Here's my concern. T'his book is the first book on worship from a new publishing arm of the Lutheran church, and one of the first if only comments in the book on the sacraments suggests that wine may be replaced with water in the meal.

Now I know that Pierson is a Baptist from New Zealand. We probably have very different approaches to the meal. I also see from what he is up to that he is very creative and experimental in his worship leadership. He creates events, art installations, etc. They seem amazing, and I'd like to see such a worship event in action.

That being said, I just don't see how the book will ultimately be helpful for our worship leaders. This is more than simply thinking outside the box. It's like having left the room and apartment building altogether.

I'm going to continue reading the book, and will post a second reflection upon finishing it, but it does occur to me that we need someone to write a book on worship curation who also reads and adheres to the Lutheran confessions and the Use of the Means of Grace document, among other guiding texts of our tradition.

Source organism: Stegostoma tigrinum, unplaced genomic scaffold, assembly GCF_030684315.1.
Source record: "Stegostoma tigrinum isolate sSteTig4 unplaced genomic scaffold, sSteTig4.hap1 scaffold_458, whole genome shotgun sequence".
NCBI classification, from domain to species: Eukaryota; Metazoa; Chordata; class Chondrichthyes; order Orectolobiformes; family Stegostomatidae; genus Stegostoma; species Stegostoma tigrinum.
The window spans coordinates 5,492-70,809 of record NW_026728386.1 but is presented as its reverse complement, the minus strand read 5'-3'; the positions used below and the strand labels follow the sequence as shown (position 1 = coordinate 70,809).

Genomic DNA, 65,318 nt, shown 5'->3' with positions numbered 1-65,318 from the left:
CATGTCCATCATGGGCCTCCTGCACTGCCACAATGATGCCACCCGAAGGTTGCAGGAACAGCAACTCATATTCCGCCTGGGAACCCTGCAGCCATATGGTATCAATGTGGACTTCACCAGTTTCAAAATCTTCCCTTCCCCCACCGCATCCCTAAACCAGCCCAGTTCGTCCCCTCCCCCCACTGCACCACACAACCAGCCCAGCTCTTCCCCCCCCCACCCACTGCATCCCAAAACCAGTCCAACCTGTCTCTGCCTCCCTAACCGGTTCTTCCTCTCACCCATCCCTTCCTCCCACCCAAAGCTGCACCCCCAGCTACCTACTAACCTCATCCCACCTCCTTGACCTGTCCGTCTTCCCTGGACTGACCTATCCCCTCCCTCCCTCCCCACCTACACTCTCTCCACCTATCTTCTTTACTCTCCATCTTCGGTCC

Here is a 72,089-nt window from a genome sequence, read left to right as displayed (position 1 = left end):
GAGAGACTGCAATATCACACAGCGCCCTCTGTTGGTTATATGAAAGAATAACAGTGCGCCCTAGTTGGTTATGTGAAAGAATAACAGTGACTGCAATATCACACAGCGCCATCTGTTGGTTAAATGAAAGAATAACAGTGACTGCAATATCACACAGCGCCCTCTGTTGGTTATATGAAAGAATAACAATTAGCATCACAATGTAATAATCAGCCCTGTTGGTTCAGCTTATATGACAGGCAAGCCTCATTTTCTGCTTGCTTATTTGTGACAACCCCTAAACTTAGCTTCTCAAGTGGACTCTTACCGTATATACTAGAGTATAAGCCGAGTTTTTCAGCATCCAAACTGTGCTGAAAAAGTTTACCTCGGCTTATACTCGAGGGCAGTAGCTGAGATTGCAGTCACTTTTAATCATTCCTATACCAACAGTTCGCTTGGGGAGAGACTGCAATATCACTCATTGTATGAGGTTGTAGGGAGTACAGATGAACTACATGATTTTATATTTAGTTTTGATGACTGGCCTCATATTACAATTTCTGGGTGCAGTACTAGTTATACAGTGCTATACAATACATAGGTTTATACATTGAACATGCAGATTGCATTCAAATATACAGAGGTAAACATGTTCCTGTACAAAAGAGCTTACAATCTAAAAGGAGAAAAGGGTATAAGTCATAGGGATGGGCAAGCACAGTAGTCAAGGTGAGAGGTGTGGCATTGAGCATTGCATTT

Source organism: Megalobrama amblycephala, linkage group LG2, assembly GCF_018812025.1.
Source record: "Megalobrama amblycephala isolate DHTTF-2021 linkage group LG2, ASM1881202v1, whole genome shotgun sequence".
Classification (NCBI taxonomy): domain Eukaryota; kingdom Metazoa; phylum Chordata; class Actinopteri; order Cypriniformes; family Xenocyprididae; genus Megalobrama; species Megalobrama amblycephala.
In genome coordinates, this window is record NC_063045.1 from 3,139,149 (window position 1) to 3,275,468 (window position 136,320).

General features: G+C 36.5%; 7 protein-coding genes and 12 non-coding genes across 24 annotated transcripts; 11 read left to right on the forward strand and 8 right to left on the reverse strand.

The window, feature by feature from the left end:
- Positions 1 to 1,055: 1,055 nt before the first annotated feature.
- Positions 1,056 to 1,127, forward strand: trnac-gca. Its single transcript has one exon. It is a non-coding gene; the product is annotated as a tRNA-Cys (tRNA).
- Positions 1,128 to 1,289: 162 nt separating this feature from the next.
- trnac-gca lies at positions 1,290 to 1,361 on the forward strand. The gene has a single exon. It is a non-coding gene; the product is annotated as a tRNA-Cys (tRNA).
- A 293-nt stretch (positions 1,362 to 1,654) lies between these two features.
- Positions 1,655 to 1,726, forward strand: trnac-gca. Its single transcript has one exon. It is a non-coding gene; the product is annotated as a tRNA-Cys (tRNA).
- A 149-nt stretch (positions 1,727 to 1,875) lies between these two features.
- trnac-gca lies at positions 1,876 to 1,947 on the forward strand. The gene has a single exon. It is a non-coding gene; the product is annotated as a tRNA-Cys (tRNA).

Realizing at the end of this blog that this is my second post of the week that might be construed as grumpy. I don't intend it as such. They say all press is good press, so I hope you'll go out and buy the book and read it. Even if I strongly disagree with parts of it, and disagree even more strongly with the decision that Sparkhouse should be the one to publish it, I do intend to always be in dialogue perhaps especially with those with whom I disagree. The true way to stay immature is to live in an echo-chamber of your own creation.


  1. I think I would have the same problems with this book that you have. Baptists and Lutherans have such very different views of eucharist--real presence versus symbol. Hmmm. It's interesting that it would be put out under the aegis of Augsburg Fortress.

  2. Clint:

    Thanks for your wonderfully affirming words about Augsburg Fortress and many of our recent resources. Thanks, too, for being among the first people to purchase "The Art of Curating Worship." But, knowing what I know about you and knowing what I know about the author, Mark Pierson, I’m not surprised that you found things that were a bit provocative. But, knowing you, I’ll bet that as you continue to read, you’ll also be able to look past some of the differences and learn from some of his very creative ideas for making worship engaging.

    One thing that I would like to address is that you state, “This book is the first book on worship from a new publishing arm of the Lutheran church…”